Assuming you understand what walking sims are trying to get at, what other expectations would you maintain? If you know what The Witness is about but still expect, I don't know, guns and tangible characters or a progression system out of it, I'd have to say you're a bit off-mark.slo said:Setting wrong expectations is a pretty valid approach, and shit given to that is a pretty valid shit. Do I really need to elaborate?
Market "Waiting for Godot" as a murder mystery and you will receive shit for that. If that was your goal - con-fucking-grats.
Aw, shucks. I actually gave the North Korea mod a shot - it replaces the game's narration with fat jokes about Kim Jong-Un and it adds random 2D sprites of Ken Jeong playing the guy that you can shoot down with a gun painted in blue and red stripes. Every time you squeeze the trigger, a kickass guitar solo plays and Randy Savage descends from the parting clouds. He gives you Slim Jim items you can use to turn the island's radio tower into a Ubisoft Radio Tower, complete with random mooks to kill.slo said:And no, Dear Esther does not need a set of guns to be interesting. It won't help. Nothing will save Dear Ester, not even dinosaurs and jetpacks. It's that bad.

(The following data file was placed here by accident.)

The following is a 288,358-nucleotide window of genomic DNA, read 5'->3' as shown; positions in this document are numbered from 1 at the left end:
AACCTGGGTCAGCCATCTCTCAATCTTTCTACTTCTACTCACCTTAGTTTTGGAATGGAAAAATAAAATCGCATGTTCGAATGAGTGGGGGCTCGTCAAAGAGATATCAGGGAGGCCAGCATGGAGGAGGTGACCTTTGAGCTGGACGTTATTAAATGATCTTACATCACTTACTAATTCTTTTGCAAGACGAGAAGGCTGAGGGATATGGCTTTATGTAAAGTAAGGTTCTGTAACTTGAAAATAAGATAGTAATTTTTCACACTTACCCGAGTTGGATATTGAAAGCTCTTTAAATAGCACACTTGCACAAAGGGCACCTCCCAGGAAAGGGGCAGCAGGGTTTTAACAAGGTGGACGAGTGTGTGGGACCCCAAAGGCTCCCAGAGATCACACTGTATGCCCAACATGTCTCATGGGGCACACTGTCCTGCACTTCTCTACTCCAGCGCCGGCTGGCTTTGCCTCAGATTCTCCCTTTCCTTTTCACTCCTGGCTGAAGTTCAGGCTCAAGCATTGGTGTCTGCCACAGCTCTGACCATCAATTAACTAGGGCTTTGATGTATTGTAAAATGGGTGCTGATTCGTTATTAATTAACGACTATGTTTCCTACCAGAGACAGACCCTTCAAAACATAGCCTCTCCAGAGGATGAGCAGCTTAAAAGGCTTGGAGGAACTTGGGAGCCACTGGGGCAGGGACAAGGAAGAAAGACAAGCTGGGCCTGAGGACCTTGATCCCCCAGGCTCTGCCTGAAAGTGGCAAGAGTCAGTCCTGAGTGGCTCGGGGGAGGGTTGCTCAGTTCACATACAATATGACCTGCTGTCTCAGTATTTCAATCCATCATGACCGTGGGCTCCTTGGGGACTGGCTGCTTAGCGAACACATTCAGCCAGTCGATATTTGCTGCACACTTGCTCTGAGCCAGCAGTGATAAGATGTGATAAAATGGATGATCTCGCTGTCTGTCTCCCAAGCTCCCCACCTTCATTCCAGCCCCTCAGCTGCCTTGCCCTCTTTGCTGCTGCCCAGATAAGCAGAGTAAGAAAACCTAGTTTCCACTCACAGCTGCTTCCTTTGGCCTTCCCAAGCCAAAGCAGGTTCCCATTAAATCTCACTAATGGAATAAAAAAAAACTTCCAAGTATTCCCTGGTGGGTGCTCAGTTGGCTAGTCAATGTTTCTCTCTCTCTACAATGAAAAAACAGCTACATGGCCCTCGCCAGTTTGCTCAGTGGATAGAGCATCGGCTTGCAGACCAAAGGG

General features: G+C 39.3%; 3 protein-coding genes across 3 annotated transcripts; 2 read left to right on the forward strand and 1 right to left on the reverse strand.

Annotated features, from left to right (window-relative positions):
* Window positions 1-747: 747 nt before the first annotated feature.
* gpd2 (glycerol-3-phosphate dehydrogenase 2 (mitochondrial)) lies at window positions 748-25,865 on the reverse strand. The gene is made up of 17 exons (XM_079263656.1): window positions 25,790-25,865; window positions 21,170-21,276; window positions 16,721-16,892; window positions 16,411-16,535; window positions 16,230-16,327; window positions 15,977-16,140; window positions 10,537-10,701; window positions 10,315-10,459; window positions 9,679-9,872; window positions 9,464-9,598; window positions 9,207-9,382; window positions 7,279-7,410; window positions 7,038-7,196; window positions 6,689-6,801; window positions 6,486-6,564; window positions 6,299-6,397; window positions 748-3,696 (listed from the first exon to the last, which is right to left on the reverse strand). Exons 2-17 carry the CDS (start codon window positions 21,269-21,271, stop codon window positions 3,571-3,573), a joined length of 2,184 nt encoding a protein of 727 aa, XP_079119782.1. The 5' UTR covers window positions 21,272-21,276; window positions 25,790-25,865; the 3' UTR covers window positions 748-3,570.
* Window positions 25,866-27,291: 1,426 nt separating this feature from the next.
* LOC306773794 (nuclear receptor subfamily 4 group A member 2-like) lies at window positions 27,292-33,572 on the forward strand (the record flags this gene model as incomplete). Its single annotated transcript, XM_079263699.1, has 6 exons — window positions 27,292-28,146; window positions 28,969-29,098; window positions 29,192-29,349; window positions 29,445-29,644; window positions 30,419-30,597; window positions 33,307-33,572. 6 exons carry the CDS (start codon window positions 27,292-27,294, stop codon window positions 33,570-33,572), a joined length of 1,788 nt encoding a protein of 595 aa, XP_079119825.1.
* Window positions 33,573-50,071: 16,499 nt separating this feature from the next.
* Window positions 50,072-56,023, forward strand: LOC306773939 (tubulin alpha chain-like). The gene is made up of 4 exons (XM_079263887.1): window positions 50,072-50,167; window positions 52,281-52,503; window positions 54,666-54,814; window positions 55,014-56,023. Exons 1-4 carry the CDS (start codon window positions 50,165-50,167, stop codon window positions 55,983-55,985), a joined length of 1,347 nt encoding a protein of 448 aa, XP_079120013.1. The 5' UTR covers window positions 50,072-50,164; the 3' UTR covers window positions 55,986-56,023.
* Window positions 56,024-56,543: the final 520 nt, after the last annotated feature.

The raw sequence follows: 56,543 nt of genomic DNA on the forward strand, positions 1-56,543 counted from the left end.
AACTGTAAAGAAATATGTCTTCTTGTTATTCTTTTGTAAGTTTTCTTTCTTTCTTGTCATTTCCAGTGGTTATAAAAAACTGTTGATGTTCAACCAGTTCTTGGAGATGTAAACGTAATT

I like the way you think.Blood Brain Barrier said:Things that walking is more interesting than:
-Shooting a bunch of people/monsters/animals for hours on end.
-Running around like a headless chicken collecting XP to level up
-Tedious and repetitive swordplay against a (insert scary foe)
-Watching cutscenes of meaningless dialogue
-Collecting 50 bear skins to make a bearskin armour
There you go. I think I've covered most of modern gaming there.
She has a breakdown regardless. Maybe she gets one faster if you ignore her, I don't know, I didn't feel inclined to play it a second time, but she breaks down even when you do converse with her.Rawbeard said:so apparantly in Firewatch you can just not talk to the boss lady and she basically has a breakdown. interesting they put the effort into that.